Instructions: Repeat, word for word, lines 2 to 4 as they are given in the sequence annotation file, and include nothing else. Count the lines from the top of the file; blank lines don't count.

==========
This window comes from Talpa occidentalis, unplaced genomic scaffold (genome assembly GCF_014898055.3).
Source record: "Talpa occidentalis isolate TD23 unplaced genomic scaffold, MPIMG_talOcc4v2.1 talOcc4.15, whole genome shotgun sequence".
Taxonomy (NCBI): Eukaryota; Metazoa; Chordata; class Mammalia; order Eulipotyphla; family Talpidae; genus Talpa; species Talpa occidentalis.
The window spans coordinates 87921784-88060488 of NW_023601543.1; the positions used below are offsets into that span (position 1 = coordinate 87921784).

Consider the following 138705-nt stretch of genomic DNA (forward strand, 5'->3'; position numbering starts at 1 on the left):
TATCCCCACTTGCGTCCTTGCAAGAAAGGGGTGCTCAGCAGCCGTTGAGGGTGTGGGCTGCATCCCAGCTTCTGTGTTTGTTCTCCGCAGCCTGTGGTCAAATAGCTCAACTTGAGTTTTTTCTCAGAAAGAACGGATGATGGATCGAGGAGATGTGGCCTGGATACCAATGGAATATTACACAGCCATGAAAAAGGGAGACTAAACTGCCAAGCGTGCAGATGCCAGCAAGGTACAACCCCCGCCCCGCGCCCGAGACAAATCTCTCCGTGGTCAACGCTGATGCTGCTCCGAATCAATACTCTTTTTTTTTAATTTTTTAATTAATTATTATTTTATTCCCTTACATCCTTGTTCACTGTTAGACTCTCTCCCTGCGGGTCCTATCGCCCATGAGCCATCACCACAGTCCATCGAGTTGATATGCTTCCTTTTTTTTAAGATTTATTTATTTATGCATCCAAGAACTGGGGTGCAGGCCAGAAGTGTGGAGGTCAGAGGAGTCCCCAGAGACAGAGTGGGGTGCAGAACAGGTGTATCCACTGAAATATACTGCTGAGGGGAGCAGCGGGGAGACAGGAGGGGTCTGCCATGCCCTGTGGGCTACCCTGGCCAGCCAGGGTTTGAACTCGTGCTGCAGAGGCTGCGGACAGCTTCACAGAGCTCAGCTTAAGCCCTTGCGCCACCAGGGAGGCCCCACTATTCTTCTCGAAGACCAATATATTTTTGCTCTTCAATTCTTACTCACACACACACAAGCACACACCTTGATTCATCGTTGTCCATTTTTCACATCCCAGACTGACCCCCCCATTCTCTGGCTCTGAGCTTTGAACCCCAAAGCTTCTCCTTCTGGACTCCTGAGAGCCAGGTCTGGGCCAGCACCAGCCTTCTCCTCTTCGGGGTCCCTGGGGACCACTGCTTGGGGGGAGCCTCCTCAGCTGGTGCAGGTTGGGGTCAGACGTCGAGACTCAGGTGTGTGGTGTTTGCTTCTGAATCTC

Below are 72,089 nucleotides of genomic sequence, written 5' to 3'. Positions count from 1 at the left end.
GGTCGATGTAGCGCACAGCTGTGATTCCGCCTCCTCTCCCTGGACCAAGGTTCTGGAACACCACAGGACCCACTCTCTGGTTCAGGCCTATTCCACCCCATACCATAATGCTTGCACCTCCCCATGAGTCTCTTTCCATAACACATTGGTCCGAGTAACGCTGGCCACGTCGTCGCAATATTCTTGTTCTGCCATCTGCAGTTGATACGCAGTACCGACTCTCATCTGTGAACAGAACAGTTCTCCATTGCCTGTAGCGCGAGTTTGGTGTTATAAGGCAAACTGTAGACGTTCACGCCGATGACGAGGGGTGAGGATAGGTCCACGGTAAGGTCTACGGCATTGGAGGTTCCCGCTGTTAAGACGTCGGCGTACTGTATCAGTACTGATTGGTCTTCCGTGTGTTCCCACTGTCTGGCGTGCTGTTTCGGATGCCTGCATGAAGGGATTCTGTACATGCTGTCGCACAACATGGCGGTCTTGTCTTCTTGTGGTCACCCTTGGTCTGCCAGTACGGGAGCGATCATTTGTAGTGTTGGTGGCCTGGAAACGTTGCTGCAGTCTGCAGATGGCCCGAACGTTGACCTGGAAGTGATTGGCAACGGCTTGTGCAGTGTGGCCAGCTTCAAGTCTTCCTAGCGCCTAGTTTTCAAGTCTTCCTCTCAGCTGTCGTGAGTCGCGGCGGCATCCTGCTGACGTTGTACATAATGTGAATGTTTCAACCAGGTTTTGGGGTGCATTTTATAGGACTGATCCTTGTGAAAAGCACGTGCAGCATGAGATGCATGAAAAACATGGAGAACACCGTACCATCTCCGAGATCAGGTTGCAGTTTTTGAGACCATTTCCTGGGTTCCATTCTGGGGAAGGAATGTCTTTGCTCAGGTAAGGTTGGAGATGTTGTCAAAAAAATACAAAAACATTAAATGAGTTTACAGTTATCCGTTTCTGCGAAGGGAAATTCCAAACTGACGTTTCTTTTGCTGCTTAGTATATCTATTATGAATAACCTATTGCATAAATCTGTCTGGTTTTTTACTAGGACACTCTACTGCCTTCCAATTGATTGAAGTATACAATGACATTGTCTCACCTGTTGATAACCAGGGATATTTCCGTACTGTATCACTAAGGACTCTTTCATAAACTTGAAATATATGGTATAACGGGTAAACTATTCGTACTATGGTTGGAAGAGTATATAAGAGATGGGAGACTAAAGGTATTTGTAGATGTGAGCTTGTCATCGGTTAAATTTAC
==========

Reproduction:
Source record: "Talpa occidentalis isolate TD23 unplaced genomic scaffold, MPIMG_talOcc4v2.1 talOcc4.15, whole genome shotgun sequence".
Taxonomy (NCBI): Eukaryota; Metazoa; Chordata; class Mammalia; order Eulipotyphla; family Talpidae; genus Talpa; species Talpa occidentalis.
The window spans coordinates 87921784-88060488 of NW_023601543.1; the positions used below are offsets into that span (position 1 = coordinate 87921784).